Jim Gottstein’s story of recovery (do follow this link it is a testimony of just how wonderful this man is) is the catalyst of the Zyprexa scandal. This is a man who knows the dangers of medications and knows that they are often pushed unecessarily upon unsuspecting individuals. He was told he would never again live a productive life by the psychiatrists who first treated him. Not so. He recovered and went on to be a successful attorney fighting for the rights of those with mental illness. Philip Dawdy here in the first of his Zyprexa series says of Gottstein:
The documents that the Times got its hands on were made available to the paper by Jim Gottstein, an attorney in Alaska. The documents were available as a result of discovery proceedings in a class-action lawsuit alleging diabetes and other injuries (including deaths) connected with the use of Zyprexa. The case was settled last year for either $690 million or $750 million, depending on whose account you trust. The settlement forced Eli Lilly to take a loss for one quarter in 2005. The monies have not yet been distributed to plaintiffs and Eli Lilly’s internal documents were unavailable to the public because a judge had ordered them sealed.
Gottstein was peripherally connected to the case and, in connection with another case he was working on, he got ahold of the documents. Since he was not a party to the class action suit, he was not bound by the court’s seal. I know Gottstein a little bit and am confident in saying he felt morally compelled to ensure that the public knew about the company’s behavior. He is owed many thanks.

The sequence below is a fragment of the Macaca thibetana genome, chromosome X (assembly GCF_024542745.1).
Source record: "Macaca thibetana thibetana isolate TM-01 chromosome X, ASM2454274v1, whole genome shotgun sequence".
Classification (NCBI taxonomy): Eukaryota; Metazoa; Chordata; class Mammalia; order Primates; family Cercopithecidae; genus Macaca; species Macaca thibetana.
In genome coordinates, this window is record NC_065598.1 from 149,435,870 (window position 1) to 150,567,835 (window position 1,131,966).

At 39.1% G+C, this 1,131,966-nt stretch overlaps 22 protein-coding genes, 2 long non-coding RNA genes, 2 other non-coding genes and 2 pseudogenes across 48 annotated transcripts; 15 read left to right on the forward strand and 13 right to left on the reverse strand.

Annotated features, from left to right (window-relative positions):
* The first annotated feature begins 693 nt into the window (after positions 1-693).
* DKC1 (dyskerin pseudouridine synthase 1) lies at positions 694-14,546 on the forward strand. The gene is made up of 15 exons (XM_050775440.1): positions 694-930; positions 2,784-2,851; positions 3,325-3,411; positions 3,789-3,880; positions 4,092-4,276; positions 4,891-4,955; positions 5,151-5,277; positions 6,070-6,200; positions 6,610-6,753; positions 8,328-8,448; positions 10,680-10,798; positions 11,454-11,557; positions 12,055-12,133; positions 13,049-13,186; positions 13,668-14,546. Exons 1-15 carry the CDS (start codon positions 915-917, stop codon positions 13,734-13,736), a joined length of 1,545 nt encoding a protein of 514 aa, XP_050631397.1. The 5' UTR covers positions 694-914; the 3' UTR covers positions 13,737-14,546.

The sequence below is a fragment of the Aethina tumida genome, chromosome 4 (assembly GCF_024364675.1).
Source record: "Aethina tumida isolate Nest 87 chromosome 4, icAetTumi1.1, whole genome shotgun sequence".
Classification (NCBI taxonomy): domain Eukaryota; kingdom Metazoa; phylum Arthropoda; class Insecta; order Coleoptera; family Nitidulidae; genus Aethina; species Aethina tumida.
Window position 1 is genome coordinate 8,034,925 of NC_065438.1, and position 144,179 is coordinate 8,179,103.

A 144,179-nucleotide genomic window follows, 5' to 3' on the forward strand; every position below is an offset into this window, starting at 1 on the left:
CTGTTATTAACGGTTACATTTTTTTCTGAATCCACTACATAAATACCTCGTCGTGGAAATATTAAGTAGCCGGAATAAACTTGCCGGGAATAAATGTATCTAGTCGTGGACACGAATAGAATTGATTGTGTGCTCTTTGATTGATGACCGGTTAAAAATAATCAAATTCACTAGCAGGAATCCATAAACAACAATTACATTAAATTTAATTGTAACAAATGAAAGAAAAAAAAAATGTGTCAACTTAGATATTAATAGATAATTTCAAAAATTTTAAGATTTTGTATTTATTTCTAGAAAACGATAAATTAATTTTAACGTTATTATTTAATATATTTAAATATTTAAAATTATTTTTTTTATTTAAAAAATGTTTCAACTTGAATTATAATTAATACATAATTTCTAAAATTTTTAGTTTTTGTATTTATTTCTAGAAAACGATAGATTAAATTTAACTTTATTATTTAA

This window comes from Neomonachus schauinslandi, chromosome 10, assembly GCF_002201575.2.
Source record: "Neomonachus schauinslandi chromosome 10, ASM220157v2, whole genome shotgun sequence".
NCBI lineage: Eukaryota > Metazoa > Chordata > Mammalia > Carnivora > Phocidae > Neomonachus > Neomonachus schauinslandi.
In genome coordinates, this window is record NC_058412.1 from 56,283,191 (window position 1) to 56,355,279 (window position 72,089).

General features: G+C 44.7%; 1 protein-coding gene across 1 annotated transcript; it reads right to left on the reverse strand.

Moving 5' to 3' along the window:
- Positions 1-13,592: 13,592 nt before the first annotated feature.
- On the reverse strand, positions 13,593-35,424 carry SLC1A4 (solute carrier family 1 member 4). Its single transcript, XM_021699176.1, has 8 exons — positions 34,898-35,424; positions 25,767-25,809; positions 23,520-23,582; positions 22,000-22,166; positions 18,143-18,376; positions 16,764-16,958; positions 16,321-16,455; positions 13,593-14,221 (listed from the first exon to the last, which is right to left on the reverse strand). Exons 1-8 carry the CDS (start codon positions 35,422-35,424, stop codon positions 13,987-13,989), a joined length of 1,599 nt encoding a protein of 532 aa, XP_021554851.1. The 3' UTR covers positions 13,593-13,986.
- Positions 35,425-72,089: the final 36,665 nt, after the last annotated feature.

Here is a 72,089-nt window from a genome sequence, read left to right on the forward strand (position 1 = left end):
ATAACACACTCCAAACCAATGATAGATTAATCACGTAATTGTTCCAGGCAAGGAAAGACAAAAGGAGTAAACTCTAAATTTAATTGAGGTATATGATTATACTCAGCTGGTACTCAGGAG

Gottstein is now in big legal trouble. He is requesting donations for his legal defense.
Okay, now for what I believe is the first place all of the Zyprexa Chronicles are compiled, in their entirety up to todays date, in chronological order- see below: (it is possible that this is not a perfect list as the task was cumbersome and I’m not particularly detail oriented. I did my best.) I am doing this because I believe the collection is revealing of not just Ely Lilly’s practices but of the pharmaceutical industry practices in general. They also call to attention the pathetic response by the mainstream media, as well as problems with the legal system.
Also, it must be added that all atypical antipsychotics have similar side-effect profiles to that of Zyprexa–specifically the problems of weight gain and the possible development of diabetes. I have been on atypicals for 15 years, gained approximately 80 lbs and lost much of my cognitive abilities as a result of their use. It is because of my diminished cognitive functioning that I, for at least the forseeable future, will not be doing investigative reporting of any significance and did not feel capable of summarizing the whole story. I also think that this collection can be of use to anyone who wants to know the whole story. Philip Dawdy accomplished more than the entire blogosphere and blew away anything in traditional media coverage on this issue.